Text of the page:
The 2022 Autumn internationals are now well underway, with the majority of teams in action last weekend and having a chance to show what they can do. Whilst there were some sides who impressed and some who showed that they still have a lot of work to do, it is clear that the next few weeks will be full of exciting rugby to keep fans glued to their screens.

This tactical analysis will preview the second week of fixtures, providing comments on each of the teams’ strengths and weaknesses and analysis of their key tactics and styles of play. The article will also identify one player to keep an eye on in each of the matches who could have a major say on who comes out on top.

Ireland v Fiji

Saturday 1pm, Aviva Stadium

This could be a really physical encounter, with both teams’ styles of play revolving around strong carries and playing the long game when necessary. Ireland in particular had to dig in deep last weekend against South Africa, with neither side having many opportunities to break through each other, and it came down to who blinked first (which, in the end, was the Springboks).

The visit of Fiji will not be a dissimilar experience, with the Southern Hemisphere side showing against Scotland last time out that they are only too happy to throw their weight around and dictate matches when they can. However, Fiji are also likely to become more open as the game goes on, with Scotland scoring two easy tries last time out after their opponents got their defensive setup wrong. Therefore, it is highly likely that Ireland will have similar chances to score against them, so patience will be essential if they are to take the win.

One to watch

With this encounter likely to involve a lot of carries and hard territorial battles, a good deal of Ireland’s play will revolve around how well Jamison Gibson-Park plays, as the Leinster scrum-half will need to show strong judgement when his team has the ball, picking out the right passes at the right time, and will need to be a commanding figure at the heart of his side’s play. That last point becomes even more important when considering that the influence of regular captain and Leinster teammate Johnny Sexton will be missing this weekend.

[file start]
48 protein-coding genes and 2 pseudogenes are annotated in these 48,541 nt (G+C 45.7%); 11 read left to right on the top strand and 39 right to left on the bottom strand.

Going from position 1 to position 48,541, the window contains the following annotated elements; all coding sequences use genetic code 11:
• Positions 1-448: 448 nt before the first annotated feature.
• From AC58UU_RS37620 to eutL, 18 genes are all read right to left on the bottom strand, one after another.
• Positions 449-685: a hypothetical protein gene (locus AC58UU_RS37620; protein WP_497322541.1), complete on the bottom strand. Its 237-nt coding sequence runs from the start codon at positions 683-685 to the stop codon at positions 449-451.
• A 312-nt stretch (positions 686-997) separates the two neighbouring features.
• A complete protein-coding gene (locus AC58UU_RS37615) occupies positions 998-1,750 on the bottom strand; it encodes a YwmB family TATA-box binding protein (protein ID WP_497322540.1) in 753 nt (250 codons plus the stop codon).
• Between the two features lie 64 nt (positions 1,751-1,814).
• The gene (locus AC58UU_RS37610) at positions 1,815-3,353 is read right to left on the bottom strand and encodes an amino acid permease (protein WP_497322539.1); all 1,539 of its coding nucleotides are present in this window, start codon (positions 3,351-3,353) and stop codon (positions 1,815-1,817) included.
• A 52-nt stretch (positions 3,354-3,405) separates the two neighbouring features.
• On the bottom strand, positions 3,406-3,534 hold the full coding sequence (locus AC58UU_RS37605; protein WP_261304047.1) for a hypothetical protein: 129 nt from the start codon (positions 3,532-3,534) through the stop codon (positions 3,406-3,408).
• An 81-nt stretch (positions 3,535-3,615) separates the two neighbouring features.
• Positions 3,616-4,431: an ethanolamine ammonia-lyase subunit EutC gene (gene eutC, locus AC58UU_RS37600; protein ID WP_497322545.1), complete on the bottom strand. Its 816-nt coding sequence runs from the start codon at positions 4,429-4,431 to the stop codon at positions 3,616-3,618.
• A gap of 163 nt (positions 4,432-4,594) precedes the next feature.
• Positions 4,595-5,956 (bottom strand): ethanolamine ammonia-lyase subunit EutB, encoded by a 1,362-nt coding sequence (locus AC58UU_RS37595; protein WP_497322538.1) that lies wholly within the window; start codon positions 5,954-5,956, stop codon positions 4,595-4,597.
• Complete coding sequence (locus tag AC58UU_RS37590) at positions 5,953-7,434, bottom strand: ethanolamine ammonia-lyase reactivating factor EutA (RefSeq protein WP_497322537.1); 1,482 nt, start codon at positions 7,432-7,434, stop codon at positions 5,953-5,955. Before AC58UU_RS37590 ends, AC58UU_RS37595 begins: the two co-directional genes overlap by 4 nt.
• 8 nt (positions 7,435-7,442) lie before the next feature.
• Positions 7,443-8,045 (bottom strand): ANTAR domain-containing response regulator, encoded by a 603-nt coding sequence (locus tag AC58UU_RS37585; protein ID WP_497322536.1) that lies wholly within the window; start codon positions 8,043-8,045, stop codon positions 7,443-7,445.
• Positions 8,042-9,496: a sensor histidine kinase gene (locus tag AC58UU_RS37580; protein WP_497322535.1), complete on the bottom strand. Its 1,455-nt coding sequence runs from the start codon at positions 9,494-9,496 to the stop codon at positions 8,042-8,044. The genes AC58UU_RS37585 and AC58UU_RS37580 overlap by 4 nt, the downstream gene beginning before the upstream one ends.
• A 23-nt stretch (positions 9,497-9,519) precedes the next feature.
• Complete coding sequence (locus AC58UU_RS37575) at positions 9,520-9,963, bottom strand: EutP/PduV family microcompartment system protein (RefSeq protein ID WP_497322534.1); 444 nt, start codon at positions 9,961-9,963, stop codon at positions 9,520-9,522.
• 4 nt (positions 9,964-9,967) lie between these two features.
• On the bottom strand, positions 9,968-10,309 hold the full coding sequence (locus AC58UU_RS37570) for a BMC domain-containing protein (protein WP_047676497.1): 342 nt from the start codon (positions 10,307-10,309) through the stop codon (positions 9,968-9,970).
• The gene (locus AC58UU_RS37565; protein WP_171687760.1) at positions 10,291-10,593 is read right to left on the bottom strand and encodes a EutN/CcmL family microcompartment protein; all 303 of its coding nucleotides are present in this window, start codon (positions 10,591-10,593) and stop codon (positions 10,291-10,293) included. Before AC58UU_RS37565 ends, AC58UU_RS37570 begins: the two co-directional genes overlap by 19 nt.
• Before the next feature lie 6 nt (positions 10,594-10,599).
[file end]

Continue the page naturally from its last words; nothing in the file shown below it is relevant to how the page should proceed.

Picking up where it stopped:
Italy v Australia

Saturday 1pm, Stadio Artemio Franchi

Over the last few years, Italy’s performances have not been much to write home about, with them often showing early promise but then falling away as the match or tournament goes on.

However, since Kieran Crowley took charge in May last year, there have been huge improvements in the way they have played and gone about their rugby, with them now staying in matches for longer and even ending their long wait for a Six Nations win, which came in Cardiff earlier this year.

In the months since that success, they have clearly regained their confidence and have been working hard on tidying up different elements of their game, with their win against Samoa last weekend built on accurate passing, fast transitions and well-worked phases of play. Samoa are a well-known rugby-playing nation, so shouldn’t be underestimated, but they simply couldn’t deal with the Azzurri at times, making it a fairly one-sided contest.